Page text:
The Soap Opera

Written by   Elizabeth Reed
Jun 10 · 3 min read 

As a teenager I thought my strict Portuguese parents’ aim was to make me look as ugly as possible. But their ultimate goal was getting me to the altar, still a virgin.

They failed miserably.

Dad: “You’re not painting your face.”

Mom: “No makeup until you’re sixteen.”

On my sixteenth birthday my mother gave me a sad 1950’s style flip-up compact, with a mirror, a flat disc of face powder and powder puff. Who used a compact in 1974? I divulged nothing about the cases of makeup in my school locker.

. . .

Dad: “Bikinis are indecent.”

Mom: “There are plenty of nice one-piece bathing suits.”

I chose the closest thing to a two-piece, one that would become a trend twenty years later for post-childbirth women, the tankini. I hated the boy-cut style bottoms and high neck tank top. The only redeeming factor was the bright color, orange. We went to Portugal that summer. As I lay sweating on the beach in my swim armor, the Portuguese women went topless. My parents relented.

Mom: “Okay, you can buy a two-piece — but no cleavage.”

Dad: “And no lower than your belly button.”

I stuck with the tankini.

. . .

It was no surprise my parents were “disappointed” (cue: painful sighs and shaking heads) that I was traveling to Belize, WITH MY BOYFRIEND. My father visited me at my apartment, alone.

Dad: “Betty Ann — ” (Oh did I recognize that tone of voice, reserved for some egregious action like moving out at the age of 26, instead of staying home until I married.) “You’re lowering your standards. Your mother and I are ashamed to tell our friends.”

Me: “You don’t have to tell them.”

Dad: “And how do we look if they find out from someone else?”

Me: “Dad, I’m an adult. What I do doesn’t reflect on you.”

Dad: “You have your priorities backward. You’re taking the honeymoon before the wedding.”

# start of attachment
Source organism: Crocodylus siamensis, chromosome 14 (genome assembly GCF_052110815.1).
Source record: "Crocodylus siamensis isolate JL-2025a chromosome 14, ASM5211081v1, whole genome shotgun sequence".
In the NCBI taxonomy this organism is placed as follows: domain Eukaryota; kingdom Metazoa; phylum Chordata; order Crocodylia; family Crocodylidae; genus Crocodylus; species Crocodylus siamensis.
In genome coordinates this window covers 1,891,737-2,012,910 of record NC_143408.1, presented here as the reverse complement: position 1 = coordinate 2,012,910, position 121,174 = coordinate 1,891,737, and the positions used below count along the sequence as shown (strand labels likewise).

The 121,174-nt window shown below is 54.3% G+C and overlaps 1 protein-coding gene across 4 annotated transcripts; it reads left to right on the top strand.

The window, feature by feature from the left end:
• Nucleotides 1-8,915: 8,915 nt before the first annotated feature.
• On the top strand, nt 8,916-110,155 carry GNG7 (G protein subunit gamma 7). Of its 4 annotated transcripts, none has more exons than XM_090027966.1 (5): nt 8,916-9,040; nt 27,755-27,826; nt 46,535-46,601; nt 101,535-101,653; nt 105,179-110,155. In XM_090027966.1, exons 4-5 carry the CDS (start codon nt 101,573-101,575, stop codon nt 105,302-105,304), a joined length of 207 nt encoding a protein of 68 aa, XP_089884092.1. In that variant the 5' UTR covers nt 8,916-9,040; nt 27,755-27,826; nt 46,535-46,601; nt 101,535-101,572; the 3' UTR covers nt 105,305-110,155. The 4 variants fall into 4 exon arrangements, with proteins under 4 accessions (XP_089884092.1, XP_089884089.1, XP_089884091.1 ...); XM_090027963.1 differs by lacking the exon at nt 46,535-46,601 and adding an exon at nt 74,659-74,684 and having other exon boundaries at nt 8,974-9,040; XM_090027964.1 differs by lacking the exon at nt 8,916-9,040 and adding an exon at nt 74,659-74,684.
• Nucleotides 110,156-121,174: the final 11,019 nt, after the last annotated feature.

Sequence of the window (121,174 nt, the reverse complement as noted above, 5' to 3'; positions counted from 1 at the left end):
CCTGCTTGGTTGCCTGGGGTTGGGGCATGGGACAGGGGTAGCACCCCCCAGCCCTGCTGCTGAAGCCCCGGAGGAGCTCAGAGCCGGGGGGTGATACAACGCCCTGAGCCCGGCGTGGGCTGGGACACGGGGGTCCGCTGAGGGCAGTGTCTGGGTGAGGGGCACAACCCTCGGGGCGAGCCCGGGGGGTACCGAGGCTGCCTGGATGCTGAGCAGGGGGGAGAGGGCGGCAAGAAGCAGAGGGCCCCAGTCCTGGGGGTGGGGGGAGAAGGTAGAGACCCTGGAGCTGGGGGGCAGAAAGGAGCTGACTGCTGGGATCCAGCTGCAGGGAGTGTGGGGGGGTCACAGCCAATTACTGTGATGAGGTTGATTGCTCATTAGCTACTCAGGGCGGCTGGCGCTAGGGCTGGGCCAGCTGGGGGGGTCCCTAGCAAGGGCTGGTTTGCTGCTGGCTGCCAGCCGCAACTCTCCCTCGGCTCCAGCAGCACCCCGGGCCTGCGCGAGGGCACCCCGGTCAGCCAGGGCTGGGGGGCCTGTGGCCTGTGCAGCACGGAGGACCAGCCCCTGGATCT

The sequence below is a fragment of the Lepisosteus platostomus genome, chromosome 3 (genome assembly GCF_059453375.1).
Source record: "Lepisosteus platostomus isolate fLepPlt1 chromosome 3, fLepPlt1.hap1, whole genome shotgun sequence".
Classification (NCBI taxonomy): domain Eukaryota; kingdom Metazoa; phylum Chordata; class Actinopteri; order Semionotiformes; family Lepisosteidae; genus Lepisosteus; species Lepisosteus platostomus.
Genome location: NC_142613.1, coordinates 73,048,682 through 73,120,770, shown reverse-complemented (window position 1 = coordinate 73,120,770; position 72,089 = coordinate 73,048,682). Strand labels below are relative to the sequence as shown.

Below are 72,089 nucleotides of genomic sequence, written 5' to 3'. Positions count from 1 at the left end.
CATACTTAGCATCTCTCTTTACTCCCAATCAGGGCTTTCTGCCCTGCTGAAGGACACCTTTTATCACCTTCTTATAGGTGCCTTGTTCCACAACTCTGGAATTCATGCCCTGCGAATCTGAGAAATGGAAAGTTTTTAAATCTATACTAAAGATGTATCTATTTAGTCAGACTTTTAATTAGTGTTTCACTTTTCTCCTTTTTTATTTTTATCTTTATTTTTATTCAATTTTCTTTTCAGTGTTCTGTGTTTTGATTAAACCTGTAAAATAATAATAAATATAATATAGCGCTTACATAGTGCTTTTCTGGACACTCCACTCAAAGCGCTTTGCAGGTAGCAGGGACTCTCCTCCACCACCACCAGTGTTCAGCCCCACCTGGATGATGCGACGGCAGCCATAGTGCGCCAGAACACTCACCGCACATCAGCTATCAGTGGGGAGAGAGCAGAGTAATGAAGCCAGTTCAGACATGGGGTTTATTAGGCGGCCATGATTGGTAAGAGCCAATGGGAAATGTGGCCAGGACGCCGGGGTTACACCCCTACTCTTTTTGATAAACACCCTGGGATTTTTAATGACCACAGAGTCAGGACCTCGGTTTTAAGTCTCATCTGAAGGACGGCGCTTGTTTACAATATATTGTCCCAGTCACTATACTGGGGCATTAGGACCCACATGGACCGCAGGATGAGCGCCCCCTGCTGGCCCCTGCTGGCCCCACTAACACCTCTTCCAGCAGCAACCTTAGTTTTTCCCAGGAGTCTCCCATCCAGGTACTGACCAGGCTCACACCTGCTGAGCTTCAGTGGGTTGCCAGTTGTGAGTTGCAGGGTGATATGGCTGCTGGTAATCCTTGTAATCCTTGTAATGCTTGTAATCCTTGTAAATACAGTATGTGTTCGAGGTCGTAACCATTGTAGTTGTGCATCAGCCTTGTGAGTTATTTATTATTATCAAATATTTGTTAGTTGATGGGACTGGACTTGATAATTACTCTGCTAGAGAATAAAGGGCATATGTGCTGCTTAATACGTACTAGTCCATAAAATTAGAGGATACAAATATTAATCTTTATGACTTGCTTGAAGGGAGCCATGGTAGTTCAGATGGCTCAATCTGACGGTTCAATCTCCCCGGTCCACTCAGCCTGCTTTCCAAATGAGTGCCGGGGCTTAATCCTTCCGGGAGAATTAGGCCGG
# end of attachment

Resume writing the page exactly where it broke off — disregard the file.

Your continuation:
I was 31 years old.

. . .

Fast forward a dozen years. I’m married and have 2 children. When visiting, my father wants to show me the new Portuguese channel he’s signed up for.

Dad: “Now I can get the news directly from Lisbon.”

He settles into his recliner and thumbs the remote.

But the news is over and a Brazilian soap opera pops up instead. The screen shows the silhouette of a house in the dark. A yellow light clicks on and raspy voices weave through the window. Breathy kisses, whispered naughtiness, the sound of a zipper like a DJ scratching some vinyl, a man’s voice saying take it off, snaps being undone and clothes thrown onto the floor, a woman’s voice saying lie down, then deep-lung gasps and trembling moans.

I sit frozen on the sofa, biting the insides of my cheeks, until I can’t hold it anymore. My father must have been doing the same. We roar with out-of-control laughter.

When I can form words again, I ask, “So this is the news report?”

Things change.

. . . 

Elizabeth Reed is a musician, author, political activist and traveler. She is writing a memoir about her adventures with her husband.

The Foreigner Blog explores the comedic side of being an immigrant, children of immigrants, and diaspora. Our experiences are often clouded in dark and painful realities, but here we find the light and the levity. Welcome!